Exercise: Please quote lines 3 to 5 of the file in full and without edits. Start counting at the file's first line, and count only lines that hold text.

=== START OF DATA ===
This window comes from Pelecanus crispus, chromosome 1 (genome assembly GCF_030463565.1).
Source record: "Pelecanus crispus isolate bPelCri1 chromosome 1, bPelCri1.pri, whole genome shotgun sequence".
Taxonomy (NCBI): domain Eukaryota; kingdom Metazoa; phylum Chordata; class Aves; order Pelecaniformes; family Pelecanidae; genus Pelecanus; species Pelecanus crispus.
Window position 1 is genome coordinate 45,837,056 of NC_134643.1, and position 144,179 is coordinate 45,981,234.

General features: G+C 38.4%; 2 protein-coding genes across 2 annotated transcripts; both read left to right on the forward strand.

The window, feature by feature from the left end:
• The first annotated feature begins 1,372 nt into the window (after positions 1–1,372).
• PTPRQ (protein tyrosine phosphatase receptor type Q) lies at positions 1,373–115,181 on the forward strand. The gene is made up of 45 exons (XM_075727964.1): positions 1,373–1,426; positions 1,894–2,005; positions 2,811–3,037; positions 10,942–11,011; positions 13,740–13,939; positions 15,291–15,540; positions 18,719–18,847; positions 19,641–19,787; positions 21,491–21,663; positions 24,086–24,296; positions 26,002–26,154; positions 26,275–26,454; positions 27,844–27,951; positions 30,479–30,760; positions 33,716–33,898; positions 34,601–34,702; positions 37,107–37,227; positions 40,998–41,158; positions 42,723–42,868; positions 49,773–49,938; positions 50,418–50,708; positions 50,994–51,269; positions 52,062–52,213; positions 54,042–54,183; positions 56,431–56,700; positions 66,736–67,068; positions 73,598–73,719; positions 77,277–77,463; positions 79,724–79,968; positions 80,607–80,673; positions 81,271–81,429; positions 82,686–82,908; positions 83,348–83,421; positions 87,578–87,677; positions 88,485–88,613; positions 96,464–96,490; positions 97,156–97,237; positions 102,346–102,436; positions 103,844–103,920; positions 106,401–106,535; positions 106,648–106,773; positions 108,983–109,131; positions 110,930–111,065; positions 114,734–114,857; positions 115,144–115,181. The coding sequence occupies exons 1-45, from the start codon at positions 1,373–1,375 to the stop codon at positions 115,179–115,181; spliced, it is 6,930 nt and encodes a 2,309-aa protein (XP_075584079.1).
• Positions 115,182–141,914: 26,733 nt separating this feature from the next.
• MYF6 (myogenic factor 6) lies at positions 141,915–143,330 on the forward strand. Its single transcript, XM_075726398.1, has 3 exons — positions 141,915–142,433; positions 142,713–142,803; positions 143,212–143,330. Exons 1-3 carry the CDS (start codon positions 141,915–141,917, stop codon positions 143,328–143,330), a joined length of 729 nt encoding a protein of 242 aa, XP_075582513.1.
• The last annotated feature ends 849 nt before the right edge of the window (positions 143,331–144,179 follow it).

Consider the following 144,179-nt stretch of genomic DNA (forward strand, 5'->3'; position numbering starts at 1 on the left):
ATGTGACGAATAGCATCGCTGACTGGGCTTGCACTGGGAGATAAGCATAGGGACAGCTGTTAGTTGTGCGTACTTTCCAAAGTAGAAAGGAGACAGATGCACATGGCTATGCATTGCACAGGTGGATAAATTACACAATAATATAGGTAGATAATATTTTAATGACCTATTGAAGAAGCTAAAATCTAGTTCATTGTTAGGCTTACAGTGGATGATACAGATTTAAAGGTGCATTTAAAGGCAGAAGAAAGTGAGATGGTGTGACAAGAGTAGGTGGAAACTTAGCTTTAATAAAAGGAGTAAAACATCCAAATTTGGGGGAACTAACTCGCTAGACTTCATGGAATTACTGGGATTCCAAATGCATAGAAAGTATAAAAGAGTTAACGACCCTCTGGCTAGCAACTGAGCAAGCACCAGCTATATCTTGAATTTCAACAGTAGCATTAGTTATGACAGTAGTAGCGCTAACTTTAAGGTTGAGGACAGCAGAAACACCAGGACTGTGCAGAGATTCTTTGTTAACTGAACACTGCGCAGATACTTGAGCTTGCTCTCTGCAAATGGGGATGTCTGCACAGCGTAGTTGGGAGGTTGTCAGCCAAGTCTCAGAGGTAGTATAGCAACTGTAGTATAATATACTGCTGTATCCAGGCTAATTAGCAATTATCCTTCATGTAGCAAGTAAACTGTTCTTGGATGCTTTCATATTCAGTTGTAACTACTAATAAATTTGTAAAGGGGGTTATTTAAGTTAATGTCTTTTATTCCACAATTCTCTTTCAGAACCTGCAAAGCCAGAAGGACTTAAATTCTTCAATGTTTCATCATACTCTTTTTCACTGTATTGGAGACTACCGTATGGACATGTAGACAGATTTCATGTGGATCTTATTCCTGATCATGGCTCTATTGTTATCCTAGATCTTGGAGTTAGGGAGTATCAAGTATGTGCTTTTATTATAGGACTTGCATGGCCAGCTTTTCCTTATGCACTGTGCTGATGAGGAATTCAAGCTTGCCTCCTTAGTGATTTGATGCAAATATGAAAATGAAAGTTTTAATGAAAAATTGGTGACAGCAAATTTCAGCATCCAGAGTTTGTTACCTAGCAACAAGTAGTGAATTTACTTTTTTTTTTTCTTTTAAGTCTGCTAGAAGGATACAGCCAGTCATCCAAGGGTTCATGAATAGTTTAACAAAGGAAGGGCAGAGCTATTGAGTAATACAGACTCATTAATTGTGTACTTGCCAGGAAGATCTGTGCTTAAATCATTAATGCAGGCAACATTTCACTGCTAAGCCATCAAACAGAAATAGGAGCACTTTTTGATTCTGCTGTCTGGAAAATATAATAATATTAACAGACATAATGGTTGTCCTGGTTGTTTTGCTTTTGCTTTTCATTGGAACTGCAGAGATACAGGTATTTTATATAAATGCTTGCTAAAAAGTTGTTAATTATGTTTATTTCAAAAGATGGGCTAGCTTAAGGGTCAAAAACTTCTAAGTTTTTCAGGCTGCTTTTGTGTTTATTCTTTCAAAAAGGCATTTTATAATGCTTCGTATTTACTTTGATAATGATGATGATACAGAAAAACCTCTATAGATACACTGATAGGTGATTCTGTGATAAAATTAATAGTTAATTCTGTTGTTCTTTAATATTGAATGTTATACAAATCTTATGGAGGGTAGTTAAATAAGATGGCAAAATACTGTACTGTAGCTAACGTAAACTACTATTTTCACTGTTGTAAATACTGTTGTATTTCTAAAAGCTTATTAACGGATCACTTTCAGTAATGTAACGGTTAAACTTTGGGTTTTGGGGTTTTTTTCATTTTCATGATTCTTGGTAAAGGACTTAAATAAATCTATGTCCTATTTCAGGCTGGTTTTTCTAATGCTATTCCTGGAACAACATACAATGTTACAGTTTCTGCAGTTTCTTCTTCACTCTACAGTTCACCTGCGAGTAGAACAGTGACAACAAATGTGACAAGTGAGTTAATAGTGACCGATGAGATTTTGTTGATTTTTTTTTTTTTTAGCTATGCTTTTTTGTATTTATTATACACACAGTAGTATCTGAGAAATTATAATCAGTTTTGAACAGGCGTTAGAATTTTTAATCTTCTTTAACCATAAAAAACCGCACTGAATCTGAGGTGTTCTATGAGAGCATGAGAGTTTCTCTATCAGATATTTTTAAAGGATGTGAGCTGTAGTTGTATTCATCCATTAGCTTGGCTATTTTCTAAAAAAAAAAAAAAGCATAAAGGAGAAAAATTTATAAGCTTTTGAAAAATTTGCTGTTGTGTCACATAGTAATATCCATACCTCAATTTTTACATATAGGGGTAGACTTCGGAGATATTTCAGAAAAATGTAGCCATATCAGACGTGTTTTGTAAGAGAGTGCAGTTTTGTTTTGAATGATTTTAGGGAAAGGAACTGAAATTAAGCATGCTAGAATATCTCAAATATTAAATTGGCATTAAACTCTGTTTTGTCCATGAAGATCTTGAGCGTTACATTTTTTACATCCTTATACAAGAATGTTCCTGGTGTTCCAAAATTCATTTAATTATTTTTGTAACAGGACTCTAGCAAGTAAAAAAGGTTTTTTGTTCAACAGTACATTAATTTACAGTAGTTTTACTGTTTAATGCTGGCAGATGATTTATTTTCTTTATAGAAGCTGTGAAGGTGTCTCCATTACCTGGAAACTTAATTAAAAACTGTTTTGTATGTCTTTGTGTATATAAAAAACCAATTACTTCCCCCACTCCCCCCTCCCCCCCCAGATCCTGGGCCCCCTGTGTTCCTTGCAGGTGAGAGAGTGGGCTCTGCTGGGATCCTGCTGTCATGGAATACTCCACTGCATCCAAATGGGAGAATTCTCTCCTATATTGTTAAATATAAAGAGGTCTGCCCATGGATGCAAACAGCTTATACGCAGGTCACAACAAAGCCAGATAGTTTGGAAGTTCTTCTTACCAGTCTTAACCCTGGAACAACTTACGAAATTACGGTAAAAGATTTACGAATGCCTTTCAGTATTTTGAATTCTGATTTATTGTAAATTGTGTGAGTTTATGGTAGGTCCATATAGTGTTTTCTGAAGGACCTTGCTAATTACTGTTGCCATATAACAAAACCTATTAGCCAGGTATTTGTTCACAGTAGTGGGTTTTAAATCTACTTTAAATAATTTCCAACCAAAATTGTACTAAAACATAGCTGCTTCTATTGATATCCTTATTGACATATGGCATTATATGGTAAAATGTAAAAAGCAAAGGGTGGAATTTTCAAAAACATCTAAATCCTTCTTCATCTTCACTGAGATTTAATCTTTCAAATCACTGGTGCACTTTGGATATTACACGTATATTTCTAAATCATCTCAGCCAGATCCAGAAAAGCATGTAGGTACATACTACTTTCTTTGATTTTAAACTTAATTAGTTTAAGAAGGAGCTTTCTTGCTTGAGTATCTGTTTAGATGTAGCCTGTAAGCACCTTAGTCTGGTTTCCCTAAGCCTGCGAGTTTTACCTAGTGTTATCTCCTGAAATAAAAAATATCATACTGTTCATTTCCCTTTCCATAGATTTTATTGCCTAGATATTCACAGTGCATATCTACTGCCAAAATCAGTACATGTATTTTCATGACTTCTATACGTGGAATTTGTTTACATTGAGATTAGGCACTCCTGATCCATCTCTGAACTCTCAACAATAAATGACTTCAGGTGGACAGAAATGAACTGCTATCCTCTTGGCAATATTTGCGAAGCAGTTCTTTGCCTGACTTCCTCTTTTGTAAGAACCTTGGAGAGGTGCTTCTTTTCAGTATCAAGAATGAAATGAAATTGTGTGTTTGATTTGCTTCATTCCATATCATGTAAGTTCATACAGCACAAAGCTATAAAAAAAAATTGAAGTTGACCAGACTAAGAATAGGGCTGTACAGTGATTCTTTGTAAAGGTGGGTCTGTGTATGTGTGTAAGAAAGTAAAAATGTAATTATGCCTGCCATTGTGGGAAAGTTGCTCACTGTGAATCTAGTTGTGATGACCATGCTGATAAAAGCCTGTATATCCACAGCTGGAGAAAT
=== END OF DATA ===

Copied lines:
Taxonomy (NCBI): domain Eukaryota; kingdom Metazoa; phylum Chordata; class Aves; order Pelecaniformes; family Pelecanidae; genus Pelecanus; species Pelecanus crispus.
Window position 1 is genome coordinate 45,837,056 of NC_134643.1, and position 144,179 is coordinate 45,981,234.

General features: G+C 38.4%; 2 protein-coding genes across 2 annotated transcripts; both read left to right on the forward strand.